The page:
This is the second P1 visit I have made, but the first to the latest branch situated just off the M6 motorway in Cheshire. Launched last year for a limited number of members in the North West, the unassuming offices reveal an immaculate selection of cars safely hidden away, and plenty of parking for your car to be left for however long you intend to be away (they can also deliver ‘at cost’ and meet members at the airport).

Each member and their ‘life partners’ are required to complete a performance car control day before commencing their membership at a cost of £790 per couple, so you get a pretty good idea that the other car users are likely to behave responsibly, and the Club operates an ‘honesty box’ system whereby small scratches and wheel kerbings are paid for - again at cost - by the membership.

It means that you will collect a superbly prepared and valeted car that is probably only a few months old anyway, and something you’d be proud to say was ‘yours’. Although you’d have to own up to a long-lost school friend that the gleaming Ferrari 599GTB was only in your possession for the weekend wouldn’t you?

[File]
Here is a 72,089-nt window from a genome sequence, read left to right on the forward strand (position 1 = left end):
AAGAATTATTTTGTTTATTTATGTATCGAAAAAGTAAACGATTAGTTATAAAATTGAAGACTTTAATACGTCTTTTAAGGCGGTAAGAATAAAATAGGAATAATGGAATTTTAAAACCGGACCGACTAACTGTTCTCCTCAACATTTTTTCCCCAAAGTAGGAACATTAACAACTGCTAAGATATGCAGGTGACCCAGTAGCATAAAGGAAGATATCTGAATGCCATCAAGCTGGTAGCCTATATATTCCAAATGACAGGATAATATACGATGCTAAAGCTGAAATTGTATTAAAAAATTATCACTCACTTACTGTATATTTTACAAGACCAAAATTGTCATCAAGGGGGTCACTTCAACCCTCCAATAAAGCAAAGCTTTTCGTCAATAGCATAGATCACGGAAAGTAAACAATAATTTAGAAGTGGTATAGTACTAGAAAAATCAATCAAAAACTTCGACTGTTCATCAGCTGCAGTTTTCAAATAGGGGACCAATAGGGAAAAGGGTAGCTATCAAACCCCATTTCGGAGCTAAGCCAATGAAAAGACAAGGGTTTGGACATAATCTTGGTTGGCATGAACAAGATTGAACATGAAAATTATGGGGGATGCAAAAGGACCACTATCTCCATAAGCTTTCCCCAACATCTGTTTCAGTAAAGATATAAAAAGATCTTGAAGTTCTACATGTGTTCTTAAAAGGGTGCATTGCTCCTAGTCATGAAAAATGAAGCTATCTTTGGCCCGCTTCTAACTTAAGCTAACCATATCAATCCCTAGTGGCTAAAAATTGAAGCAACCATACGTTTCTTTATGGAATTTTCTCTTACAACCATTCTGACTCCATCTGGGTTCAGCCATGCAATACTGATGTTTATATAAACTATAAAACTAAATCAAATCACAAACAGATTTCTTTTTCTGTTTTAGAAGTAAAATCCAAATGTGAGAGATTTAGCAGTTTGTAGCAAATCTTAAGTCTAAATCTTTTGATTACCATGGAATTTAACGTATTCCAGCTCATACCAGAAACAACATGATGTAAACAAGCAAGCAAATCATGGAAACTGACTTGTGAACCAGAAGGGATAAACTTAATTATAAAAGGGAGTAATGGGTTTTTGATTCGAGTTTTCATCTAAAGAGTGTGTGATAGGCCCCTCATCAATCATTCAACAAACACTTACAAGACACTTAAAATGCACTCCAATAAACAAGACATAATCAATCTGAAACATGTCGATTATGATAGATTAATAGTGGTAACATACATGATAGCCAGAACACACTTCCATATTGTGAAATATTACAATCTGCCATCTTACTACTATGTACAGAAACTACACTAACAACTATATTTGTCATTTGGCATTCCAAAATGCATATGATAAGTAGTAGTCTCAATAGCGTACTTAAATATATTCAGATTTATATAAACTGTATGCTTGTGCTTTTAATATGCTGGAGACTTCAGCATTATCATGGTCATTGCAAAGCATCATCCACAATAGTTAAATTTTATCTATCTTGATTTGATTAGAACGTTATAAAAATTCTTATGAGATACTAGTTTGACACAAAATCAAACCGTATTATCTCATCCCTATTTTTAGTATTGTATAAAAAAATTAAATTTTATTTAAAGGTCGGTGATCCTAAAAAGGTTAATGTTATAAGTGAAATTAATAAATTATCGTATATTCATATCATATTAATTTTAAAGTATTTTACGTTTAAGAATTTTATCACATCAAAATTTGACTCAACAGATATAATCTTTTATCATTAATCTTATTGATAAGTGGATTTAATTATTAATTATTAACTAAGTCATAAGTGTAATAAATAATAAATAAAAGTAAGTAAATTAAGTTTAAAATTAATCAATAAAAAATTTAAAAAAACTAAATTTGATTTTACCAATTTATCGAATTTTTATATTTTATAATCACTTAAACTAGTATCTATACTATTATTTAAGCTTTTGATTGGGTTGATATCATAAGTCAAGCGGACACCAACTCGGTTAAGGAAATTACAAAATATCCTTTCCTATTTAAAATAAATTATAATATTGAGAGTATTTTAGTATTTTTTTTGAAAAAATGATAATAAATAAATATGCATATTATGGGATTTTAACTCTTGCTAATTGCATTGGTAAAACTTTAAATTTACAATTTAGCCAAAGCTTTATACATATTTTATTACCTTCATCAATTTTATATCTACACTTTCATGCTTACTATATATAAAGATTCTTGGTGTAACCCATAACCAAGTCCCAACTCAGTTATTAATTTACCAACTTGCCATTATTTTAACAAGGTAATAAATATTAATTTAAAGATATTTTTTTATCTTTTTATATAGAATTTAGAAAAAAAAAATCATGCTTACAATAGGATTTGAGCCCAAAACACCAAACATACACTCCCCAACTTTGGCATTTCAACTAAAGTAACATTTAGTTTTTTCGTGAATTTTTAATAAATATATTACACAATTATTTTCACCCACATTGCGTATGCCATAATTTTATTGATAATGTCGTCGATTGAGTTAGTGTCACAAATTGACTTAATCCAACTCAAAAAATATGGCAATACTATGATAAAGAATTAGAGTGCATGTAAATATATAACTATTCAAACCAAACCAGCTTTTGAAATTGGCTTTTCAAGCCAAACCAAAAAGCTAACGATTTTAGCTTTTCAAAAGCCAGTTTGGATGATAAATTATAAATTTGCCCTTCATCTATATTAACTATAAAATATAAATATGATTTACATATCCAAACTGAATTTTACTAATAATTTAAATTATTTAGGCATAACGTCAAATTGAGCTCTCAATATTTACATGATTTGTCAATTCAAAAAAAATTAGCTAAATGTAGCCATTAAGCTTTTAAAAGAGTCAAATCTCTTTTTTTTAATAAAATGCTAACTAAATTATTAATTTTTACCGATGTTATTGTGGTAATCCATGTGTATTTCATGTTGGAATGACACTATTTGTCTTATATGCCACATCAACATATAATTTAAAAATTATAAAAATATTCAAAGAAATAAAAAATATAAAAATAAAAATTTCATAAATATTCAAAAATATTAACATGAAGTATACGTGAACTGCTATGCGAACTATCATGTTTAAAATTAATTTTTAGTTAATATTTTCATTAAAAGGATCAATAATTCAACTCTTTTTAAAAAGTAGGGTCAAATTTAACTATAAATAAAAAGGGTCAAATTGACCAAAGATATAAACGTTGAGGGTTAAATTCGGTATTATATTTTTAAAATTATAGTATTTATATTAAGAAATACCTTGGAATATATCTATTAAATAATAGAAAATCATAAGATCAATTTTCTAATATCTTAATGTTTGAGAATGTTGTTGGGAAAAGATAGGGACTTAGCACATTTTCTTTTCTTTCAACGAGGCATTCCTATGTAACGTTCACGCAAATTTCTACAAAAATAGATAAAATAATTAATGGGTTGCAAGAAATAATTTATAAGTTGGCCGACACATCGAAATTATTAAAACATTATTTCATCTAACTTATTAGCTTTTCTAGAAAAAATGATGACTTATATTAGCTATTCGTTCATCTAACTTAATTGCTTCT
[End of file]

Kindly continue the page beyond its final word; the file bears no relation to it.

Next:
Driving the cars

As previously mentioned, both the Bentley and the Ford GT were new to me, so under the not ideal conditions of heavy rain I can offer the following brief review.

First off was the Bentley, made at Crewe, just a few miles away from P1 North’s offices. If the styling does not appeal to more restrained enthusiasts, a few miles behind the wheel will reveal a car that has clearly had an unlimited amount of money lavished on its development. The finish is so superb you’d have to step up to a Rolls-Royce Phantom to find the equivalent. Despite the inclement weather the fabric hood gave not a murmur or whistle and the glass rear screen remained completely clear despite the best the British climate could throw at it.

The performance channelled through the 4wd system has been well described elsewhere, the colossal amounts of torque available at low revs meaning the six-speed auto does not have to work very hard and the car has a mile-crushing ability that’s probably unmatched for two adults and occasional rear seat passengers. You can see why the cars are so popular and given the choice of taking anything on a long trans-European journey you couldn’t go wrong with the Continental in either open or closed versions.